var factorial = fix(function(fac) { return function(x) {
    return x > 0 ? x * fac()(x - 1) : 1;
} })();
console.log("factorial of 3 is", factorial(3));


Introduction to the GNU Build System (Autotools)

This is intended to be a brief introduction to the GNU build system (Autotools) for beginners. The reader is assumed to have a basic understanding of the process of compilation and linking.


What is a build system?

Running the compiler and linker by hand can be a tedious chore when there are numerous files, as is typical in large projects. This is where the build system comes in – it automates the workflow to aid the developers as well as the the users in the process of building software. The process can be roughly divided into three stages:

  1. configuration: adapting the build process to the target system;
  2. compilation and linking: translating source code into machine code;
  3. installation: copying the final product to its final location.

Build systems assist in some or all of these steps.

What is Autotools?

Build systems come in all shapes and varieties. For this article we focus on the GNU build system, also known as Autotools, which is one of the oldest build systems and remains quite popular on Unix-like platforms.

An easy way to tell if the project uses Autotools is to look for the presence for its primary input files:

  • configure.ac, and
  • Makefile.am.

Note that Autotools is not a monolithic build system. Rather, it is more like a collection of different tools that work together to help build a project. Of these tools, the two most critical ones are:

Autoconf is a tool that generates a configure script for the configuration step. The script detects the available features of the target system and adjusts the build process where needed. The script is written in the shell language, but in a somewhat unusual way to maximize portability across different platforms. It is automatically generated from the input file (configure.ac) via the m4 macro language.

Automake is a tool that aids in the construction of makefiles. It consumes input files (Makefile.am) to generate makefile precursors, known as Makefile.in. These precursors are later consumed by the configure script to construct the complete makefiles, which may then be used to build and install the program.

Here is a highly simplified sketch of the typical Autotools workflow:

diagram of the Autotools workflow
diagram of the Autotools workflow

(A more detailed diagram as well as description be found on Wikipedia.)

  1. Initially, the developer runs autoreconf to generate the configure script from configure.ac and a Makefile.in from every Makefile.am (of which there may be several, hidden in the subdirectories):

    autoreconf -i

  2. Afterwards, the user runs ./configure to generate a Makefile from every Makefile.in.


Generally, when the user downloads a package, step 1 has already been done, hence the user only needs to run the configure script. The user does not need to invoke autoreconf unless the configure script is absent.

If you are interested in learning how to use Autotools in your own projects, consider reading the official docs or one of the many Autotools tutorials.

How do I build programs that use Autotools?

First, make sure you have changed the working directory to the project directory that contains the configure script.

Next, skim through the README and/or INSTALL documents to make sure that any required dependencies are installed. Note that if the dependencies are installed in an unusual location you may need to adjust the search paths for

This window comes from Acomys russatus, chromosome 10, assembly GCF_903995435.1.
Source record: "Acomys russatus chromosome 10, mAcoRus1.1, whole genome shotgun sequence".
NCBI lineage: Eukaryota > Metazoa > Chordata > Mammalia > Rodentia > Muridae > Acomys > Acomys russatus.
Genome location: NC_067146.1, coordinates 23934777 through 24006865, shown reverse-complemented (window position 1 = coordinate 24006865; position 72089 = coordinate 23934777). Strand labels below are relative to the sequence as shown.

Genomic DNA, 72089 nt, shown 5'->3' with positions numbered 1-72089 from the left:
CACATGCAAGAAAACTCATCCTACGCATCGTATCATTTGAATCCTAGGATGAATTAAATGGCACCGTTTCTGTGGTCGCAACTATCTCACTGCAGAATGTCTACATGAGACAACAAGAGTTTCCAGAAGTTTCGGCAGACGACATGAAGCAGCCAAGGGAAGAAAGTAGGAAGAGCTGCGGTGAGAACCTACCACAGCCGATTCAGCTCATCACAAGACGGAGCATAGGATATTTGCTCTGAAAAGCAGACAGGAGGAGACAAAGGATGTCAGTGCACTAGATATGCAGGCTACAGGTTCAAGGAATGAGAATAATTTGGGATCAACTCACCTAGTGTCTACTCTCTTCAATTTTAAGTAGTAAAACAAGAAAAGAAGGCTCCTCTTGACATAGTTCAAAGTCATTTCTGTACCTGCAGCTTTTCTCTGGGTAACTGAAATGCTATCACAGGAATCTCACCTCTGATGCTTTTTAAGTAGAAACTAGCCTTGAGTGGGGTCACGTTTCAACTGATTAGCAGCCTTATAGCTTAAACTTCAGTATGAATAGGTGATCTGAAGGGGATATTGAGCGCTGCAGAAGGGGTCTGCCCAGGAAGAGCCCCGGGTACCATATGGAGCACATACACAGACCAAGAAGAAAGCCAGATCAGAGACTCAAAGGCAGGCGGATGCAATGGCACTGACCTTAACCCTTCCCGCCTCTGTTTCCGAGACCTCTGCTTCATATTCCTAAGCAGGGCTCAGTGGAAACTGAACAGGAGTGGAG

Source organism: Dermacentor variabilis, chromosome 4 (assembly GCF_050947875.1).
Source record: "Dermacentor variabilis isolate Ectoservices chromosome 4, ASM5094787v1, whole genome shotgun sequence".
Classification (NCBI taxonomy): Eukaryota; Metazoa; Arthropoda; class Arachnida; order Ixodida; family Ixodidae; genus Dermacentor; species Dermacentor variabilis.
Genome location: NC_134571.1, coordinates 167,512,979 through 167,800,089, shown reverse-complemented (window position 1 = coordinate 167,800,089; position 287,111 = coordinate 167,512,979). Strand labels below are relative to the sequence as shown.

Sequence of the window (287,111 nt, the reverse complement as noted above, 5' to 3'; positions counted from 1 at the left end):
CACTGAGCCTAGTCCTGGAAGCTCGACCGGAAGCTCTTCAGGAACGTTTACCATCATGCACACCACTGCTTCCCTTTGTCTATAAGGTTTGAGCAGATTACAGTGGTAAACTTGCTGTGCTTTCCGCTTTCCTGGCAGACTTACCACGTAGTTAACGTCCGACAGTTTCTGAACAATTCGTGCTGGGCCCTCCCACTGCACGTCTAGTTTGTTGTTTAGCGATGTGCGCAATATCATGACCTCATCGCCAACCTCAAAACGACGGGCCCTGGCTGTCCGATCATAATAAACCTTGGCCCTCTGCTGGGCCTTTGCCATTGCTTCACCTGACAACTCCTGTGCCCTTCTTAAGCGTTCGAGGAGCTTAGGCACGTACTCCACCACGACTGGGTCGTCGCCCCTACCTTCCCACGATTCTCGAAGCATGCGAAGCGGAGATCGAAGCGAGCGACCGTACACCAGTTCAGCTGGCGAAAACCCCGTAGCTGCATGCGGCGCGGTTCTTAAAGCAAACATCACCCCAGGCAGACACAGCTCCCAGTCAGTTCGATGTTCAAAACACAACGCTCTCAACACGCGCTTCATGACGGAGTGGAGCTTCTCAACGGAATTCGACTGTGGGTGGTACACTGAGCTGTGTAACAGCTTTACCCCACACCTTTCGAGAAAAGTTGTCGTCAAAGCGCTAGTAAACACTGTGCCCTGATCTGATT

This must be done before running configure (the next step), otherwise it may fail or link against the wrong library.

Finally, you can then build the program by following the traditional 3-step procedure:



make install

However, sometimes this fails, or perhaps, the default configuration is not what you want.

What should I do if ./configure fails?

The first thing to do is to look for the same error message in config.log. Just above the error message there will be a record of the last few actions configure tried to do but failed.

Most of the steps in a configure script are feature tests: they typically run a test program to find out if some feature is available and whether it has any specific quirks. If a test fails and there is no fallback plan, then the entire configure script is aborted. There will usually be an error message associated with this (e.g. a compiler error) but it is buried inside config.log.

Sometimes the reasons are not obvious, or the configure script may even give misleading reasons! Therefore, always dig into the log to uncover the true cause. It could be an improperly set environment variable, a missing library/tool, or a flag that needs to be overriden, etc.

In the worst case, the configure.ac may have been faulty and as result you may have to debug the configure script itself.

How do I customize configuration process?

To see what customizations are available, run

./configure --help

The options available will vary from project to project, so read it carefully. In my experience, the two most commonly used flags are:

  • --prefix=/some/path: sets the path to which the project will be installed. If not provided, the default is /usr/local, which means

    • executables are installed to /usr/local/bin,
    • libraries are installed to /usr/local/lib,
    • manuals are installed to /usr/local/man, and
    • additional files are installed to /usr/local/share.

    A commonly used alternative is the $HOME directory, useful if you don't have superuser privileges.

  • --with-somepackage=someflags: overrides the linker flag(s) used for somepackage. This is useful if you want to use a substitute library that the script is not aware of. Be sure to quote the argument if it contains special characters or consists of more than one flag.

    For example, if a project expects the BLAS library and you wish to use Intel MKL instead, you can specify --with-blas=-lmkl_rt.